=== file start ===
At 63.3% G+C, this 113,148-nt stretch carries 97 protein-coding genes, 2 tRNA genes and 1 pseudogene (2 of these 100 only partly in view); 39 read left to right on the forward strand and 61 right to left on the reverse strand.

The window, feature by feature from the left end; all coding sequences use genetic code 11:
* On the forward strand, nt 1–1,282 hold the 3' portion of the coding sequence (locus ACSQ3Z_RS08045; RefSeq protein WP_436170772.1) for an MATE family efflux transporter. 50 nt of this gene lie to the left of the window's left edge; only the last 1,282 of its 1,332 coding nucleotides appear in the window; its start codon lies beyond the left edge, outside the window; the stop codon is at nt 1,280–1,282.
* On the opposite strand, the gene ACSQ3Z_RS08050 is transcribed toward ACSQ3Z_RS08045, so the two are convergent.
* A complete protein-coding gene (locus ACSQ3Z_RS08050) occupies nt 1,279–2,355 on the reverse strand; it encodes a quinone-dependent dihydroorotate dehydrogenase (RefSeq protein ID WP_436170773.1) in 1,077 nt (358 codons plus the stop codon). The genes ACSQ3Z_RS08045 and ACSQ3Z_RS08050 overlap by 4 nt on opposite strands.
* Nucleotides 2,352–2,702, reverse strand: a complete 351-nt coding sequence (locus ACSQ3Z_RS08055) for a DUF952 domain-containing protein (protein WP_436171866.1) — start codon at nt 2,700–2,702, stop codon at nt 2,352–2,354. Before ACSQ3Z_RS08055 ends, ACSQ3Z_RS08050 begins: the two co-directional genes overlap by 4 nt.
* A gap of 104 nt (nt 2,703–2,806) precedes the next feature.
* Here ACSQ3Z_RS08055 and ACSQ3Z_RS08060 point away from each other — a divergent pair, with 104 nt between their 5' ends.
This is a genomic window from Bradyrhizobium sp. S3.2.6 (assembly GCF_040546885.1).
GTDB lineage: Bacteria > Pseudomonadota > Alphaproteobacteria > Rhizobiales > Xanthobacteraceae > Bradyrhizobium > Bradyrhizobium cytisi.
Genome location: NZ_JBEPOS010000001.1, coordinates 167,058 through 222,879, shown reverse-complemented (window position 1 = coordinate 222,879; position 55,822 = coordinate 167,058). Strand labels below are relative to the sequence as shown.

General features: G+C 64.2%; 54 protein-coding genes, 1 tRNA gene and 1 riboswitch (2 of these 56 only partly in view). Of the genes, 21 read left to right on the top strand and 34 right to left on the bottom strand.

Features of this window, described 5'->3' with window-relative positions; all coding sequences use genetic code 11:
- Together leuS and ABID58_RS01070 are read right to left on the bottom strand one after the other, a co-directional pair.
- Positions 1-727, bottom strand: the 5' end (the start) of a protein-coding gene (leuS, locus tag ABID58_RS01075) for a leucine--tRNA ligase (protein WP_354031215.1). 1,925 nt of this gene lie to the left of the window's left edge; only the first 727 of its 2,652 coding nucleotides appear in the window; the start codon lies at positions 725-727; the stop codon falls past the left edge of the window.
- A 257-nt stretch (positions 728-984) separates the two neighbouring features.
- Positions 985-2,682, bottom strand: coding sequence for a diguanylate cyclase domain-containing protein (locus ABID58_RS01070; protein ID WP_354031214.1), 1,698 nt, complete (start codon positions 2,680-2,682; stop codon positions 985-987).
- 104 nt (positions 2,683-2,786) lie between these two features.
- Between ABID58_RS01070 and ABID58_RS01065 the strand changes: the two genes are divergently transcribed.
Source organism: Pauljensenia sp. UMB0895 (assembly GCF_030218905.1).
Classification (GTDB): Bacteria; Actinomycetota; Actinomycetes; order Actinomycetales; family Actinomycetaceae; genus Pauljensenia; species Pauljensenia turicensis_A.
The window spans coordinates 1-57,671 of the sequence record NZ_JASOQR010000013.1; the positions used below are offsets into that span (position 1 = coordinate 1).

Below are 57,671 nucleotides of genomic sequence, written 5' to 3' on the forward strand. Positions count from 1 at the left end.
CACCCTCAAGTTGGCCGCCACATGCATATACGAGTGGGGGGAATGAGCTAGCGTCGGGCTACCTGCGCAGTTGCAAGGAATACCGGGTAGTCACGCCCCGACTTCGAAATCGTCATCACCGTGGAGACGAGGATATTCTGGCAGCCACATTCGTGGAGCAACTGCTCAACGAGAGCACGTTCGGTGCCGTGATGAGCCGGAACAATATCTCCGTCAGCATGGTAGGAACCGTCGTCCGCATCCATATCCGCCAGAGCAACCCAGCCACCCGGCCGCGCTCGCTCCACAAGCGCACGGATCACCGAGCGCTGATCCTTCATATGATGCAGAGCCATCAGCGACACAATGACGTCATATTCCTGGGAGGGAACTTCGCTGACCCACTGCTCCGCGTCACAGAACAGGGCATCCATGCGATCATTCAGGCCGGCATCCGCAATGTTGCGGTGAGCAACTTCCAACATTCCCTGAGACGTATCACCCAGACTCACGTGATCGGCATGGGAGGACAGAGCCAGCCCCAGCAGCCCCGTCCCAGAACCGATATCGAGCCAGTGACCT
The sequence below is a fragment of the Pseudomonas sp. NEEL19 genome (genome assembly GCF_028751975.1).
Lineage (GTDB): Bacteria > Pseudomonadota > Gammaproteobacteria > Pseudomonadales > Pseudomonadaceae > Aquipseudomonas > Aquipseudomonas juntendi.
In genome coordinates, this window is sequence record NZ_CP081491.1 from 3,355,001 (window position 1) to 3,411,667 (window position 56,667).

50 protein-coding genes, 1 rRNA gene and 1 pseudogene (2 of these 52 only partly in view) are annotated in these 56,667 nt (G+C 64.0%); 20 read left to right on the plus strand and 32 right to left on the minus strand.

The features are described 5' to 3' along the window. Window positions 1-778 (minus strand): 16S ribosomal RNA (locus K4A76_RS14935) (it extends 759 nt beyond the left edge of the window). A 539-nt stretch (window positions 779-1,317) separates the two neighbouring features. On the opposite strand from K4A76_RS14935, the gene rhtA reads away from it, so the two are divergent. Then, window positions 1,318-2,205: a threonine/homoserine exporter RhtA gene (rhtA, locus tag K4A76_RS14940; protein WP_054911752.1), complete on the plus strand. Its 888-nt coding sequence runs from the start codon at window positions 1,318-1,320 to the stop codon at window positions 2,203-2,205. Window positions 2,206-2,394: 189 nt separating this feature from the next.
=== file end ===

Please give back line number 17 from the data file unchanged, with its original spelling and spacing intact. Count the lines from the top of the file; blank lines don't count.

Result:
- Positions 985-2,682, bottom strand: coding sequence for a diguanylate cyclase domain-containing protein (locus ABID58_RS01070; protein ID WP_354031214.1), 1,698 nt, complete (start codon positions 2,680-2,682; stop codon positions 985-987).